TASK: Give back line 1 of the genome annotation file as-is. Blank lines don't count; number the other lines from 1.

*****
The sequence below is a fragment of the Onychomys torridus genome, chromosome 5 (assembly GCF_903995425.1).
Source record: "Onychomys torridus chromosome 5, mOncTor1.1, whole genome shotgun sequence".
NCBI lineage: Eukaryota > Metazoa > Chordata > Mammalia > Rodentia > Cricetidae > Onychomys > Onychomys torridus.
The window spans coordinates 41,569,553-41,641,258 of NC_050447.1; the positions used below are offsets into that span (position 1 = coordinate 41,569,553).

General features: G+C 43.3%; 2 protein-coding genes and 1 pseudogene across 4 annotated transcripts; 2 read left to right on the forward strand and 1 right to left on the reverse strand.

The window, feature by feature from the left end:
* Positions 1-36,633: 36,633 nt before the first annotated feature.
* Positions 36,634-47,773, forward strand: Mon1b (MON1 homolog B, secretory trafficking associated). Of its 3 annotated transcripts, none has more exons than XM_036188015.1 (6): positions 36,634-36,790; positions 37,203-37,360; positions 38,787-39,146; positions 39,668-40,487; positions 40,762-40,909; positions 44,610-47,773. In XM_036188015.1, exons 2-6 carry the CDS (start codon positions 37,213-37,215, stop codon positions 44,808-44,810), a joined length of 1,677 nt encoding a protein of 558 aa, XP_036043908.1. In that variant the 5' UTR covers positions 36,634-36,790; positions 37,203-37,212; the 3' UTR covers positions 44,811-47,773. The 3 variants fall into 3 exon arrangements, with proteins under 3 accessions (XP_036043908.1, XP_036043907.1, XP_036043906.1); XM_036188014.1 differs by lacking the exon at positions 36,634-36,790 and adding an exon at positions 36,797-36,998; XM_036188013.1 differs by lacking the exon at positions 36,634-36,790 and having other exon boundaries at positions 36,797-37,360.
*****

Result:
The sequence below is a fragment of the Onychomys torridus genome, chromosome 5 (assembly GCF_903995425.1).